Thirty-nine years after 16-year-old Colleen MacMillen was murdered and dumped near a logging road south of 100 Mile House, her family has closure.
DNA evidence identified Colleen's killer as Bobby Jack Fowler, an American with a long history of violent crimes, officials with E-PANA, the RCMP investigations team that has worked the case for more than six years, said Tuesday.
"Colleen was a lovely, sweet, innocent 16 year old kid, and there are still not words in the world to express how terribly she was wronged," said her brother Shawn MacMillen during a press conference in Surrey on Tuesday.
Wednesday, E-Pana is in Kamloops to repeat a plea for the public's help alongside family members of another Highway of Tears, victim Gale Ann Weys, 19, whose body was found in 1974. Investigators also believe Fowler is linked to the death of Kamloops's Pamela Darlington, 19, who was killed in 1973.
MacMillen, Darlington and Weys are three of 13 murders and five disappearances along the so-called Highway of Tears spanning back to 1969.
E-Pana's sole purpose is to investigate the Highway of Tears murders.
"For those remaining families whose daughters and sisters were also victims, we hope this means they may yet have their own answers," said MacMillen.
The announcement is cold comfort, said MacMillen, because Fowler died in prison of lung cancer in 2006 while serving 16 years for kidnapping, assault and attempted rape in Newport, Oregon in 1995. He was 67.
"It has been a long wait for answers, and although it is a somewhat unsatisfactory result because this individual won't have to stand trial for what he did, we are comforted by the fact that he was in prison when he died and that he can't ever hurt anyone else," he said.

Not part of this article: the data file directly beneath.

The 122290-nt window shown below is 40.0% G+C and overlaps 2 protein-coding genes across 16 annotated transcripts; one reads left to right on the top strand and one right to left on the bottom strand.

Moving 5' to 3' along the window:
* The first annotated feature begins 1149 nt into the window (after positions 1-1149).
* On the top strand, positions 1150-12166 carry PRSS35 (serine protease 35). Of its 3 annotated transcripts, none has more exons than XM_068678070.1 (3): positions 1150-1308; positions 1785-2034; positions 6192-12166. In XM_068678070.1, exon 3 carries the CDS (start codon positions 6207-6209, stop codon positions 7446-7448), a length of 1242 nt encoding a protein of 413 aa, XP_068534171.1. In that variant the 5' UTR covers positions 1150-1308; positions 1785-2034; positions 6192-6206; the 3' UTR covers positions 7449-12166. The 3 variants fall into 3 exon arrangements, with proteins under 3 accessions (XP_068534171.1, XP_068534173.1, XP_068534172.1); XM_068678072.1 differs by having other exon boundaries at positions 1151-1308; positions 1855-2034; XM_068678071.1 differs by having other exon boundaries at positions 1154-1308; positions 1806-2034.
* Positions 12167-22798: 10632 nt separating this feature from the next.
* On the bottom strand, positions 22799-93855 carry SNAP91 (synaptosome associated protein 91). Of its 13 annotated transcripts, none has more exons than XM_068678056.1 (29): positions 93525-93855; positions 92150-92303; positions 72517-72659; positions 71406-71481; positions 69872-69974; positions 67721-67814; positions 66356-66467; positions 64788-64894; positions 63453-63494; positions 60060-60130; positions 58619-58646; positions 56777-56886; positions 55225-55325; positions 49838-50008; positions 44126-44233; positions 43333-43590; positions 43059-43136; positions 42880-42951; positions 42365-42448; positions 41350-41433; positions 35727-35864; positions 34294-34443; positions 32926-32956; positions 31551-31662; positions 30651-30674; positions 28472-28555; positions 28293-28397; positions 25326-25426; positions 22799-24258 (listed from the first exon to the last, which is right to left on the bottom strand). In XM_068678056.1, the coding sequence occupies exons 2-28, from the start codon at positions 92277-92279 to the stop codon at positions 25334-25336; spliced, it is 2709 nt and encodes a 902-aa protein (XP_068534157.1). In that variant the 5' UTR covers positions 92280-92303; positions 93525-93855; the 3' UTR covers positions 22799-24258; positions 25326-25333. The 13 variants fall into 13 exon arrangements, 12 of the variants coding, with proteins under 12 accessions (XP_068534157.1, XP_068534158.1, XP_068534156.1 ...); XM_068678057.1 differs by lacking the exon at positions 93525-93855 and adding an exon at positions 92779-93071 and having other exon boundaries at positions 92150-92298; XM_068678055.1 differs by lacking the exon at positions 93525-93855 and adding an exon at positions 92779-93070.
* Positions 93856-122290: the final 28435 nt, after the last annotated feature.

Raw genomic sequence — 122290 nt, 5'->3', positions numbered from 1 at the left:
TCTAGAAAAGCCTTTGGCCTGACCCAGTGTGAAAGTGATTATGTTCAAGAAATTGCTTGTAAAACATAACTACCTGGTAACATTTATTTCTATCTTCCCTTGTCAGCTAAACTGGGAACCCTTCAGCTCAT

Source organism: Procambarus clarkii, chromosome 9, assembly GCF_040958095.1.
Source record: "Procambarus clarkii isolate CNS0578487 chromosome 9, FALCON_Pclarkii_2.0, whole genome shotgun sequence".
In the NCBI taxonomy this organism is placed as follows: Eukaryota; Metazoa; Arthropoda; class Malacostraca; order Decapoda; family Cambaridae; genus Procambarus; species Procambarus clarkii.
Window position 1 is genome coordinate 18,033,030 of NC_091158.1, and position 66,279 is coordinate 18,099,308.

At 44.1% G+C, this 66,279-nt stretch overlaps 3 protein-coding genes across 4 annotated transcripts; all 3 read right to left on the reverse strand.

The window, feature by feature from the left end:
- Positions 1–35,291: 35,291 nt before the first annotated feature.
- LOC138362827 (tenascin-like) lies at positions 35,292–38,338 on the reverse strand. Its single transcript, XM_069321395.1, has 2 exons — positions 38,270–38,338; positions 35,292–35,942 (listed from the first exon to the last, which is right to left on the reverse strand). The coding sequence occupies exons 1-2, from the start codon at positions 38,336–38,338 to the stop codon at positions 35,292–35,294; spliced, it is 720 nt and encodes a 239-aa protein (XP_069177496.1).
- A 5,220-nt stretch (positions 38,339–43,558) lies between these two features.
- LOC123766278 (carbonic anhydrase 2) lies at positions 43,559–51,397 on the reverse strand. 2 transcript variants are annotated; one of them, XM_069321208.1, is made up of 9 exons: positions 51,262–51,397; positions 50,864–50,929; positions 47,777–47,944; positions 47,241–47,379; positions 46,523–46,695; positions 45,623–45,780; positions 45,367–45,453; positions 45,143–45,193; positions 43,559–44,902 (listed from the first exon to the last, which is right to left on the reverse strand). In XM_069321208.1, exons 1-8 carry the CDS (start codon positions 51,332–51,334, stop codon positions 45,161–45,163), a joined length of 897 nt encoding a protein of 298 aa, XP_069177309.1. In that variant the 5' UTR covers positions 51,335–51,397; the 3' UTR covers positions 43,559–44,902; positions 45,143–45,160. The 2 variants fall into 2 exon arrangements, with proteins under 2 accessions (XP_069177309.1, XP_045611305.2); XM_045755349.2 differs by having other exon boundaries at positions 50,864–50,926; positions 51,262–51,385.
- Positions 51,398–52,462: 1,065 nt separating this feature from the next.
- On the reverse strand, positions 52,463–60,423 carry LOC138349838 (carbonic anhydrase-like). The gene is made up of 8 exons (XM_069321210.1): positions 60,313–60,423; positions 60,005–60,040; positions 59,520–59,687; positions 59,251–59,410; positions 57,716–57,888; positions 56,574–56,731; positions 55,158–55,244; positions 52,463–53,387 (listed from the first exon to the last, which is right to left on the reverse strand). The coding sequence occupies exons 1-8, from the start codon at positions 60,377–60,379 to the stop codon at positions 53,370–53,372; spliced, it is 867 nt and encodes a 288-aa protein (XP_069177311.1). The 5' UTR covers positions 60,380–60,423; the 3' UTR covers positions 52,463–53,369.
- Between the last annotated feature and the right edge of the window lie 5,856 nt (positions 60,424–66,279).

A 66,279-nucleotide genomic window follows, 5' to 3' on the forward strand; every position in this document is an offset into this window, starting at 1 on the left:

Colleen was hitchhiking along Highway 97 to a friend's house near Lac La Hache in July 1974 when she disappeared. A month later she was found murdered off a logging road 46 kilometres south of where she was last seen. An investigation was immediately launched but no suspect was found.
In June of 2007, investigators re-submitted exhibits from Colleen's case to the RCMP Vancouver forensic lab for DNA analysis, which resulted in the profiling of an unknown white male, said Insp. Gary Shinkaruk, one of the lead investigators with the RCMP's E-Pana probe.
The National Crime Scene Databank could not find a match.
In 2012 advances in DNA technology resulted in a higher quality sample submission to Interpol. On May 3, 2012 the Oregon Department of State police forensic laboratory obtained a DNA match to Fowler.
Although Fowler is believed responsible for at least two other murders and potentially more, police say they know he isn't the sole culprit involved in the disappearances and killings of 18 women in the region of the dreaded stretch of isolated roadway.
"Will we solve the remaining 17? I'm not certain," said Shinkaruk.
In two other cases, police isolated the DNA of two separate offenders, both now dead. Shinkaruk did not name them.
Project E-Pana is investigating cases between 1969 and 2006, but aboriginal activists have complained police were too slow to move on murders they believed to be the work of a serial killer.
E-Pana was launched in 2006 and included cases in the north and central regions, not just those along Highway 16.
Madeline Lanaro, the mother of Monica Jack who was found dead in 1978, said she was informed by the RCMP last week that there would be an announcement but it wouldn't involve her daughter.
Lanaro said she knows police have been working on the case for years but the death of her daughter never escapes her.
"It's always there, everyday," she said.
Sally Gibson, whose niece Lana Derrick went missing on Highway 16 at Thornhill in 1995 and has acted as a family spokeswoman, said she was shocked to learn there would be an announcement today, after listening to a media report.
"My heart was beating down by my toes at that part," she said, noting she's in the dark about the announcement.
She said police have not been in contact with her.